“The bad news is, people are crueler, meaner and more evil than you’ve ever imagined. The good news is, people are kinder, gentler and more loving than you’ve ever dreamed.” – pleasefindthis

Religion vs. Spirituality

Many of us are born into a religion. It’s not until we get older that we have the opportunity to question our beliefs and decide if they are for us. This is an opportunity that not everyone takes. It can be difficult to ask the tough questions like: Why are we here? What is the point of life? What happens when we die?

As a therapist I am sometimes the person that gets presented with such big questions. I feel honoured that I get to help someone better figure out what they believe and in turn better understand themselves. That is why exploring your own view on spirituality is so important. Spirituality is more about deciding for yourself what the big questions are and how to answer them. Deciding when and how you feel connected to yourself and others. For you that may not be in a church but in nature, near the sea or being surrounded by those you love. The forest can be your church and any sunny day your sabbath.

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Giving yourself the space to explore what religion and spirituality mean to you is important. It will allow you to better deal with difficult situations. Believing that every experience is to help you learn and grow means that the ups and downs of life are easier to make sense of.  Religion can feel like it opposes spirituality because some of the planets biggest religions have outdated views on woman and equality in general. It’s not their fault, these religions were formed thousands of years ago. Being a person now is completely unrecognisable the world of our ancestors. Which is most likely why more and more people are finding it difficult to relate to religion like our generations before.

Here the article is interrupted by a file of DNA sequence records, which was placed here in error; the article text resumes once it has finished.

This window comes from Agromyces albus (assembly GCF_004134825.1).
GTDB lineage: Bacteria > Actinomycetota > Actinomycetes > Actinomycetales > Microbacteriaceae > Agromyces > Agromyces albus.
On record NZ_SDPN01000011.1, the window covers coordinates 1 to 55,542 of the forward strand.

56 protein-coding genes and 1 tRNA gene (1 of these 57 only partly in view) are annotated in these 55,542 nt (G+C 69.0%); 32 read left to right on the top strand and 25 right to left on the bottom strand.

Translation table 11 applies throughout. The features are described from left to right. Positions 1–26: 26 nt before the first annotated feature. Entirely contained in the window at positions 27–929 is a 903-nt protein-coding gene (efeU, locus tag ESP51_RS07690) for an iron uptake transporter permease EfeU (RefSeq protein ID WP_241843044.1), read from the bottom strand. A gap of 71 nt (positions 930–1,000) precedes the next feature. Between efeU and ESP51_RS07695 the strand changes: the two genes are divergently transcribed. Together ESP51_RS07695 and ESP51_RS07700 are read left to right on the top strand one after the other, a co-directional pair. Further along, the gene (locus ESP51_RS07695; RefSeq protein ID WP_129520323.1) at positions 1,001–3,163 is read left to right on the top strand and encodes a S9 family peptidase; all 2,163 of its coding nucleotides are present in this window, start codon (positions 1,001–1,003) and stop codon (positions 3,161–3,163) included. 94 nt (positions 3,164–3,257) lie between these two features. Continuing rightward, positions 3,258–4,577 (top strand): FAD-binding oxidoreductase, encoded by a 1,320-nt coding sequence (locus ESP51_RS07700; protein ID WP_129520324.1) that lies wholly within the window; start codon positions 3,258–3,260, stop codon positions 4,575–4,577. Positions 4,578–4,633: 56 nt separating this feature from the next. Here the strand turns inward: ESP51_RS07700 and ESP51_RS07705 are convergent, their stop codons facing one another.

If you never ask yourself what you believe you can end up feeling confused and alone. It’s okay to ask questions and change your mind. Life happen and we grow, sometimes our beliefs change. Maybe that’s why we’re here, to ask these questions and figure out an answer. At least we don’t have to ask them alone.

“We are all connected; To each other, biologically. To the earth, chemically. To the rest of the universe atomically.” – Neil deGrasse Tyson

A Balanced Lifestyle

Due to the society we live in there is a large focus on looks. For both men and women there is a standard we are all supposed to ascribe too. The problem with that is how we look only tells a small story of who we are. However, feeling positive about how we look on the outside can help us feel more positive on the inside.

We all know that diet and exercise is the key to having a healthy body but it also contributes to a healthy mind. When it comes to the food we eat and the activities we do, I believe the key is balance. Diets have been proven time and time again that they rarely work. The diet is usually too restrictive and when you go back to eating the way you did before you gain more weight back.

Many of us have become incredibly disconnected from our bodies. Not noticing the connection between our diet and how we feel. In a past post I spoke about our relationship with food and how our patterns with it can be formed young. As we grow-up it’s important to look at why, when and what we eat. As well as when, why and how we are physically active.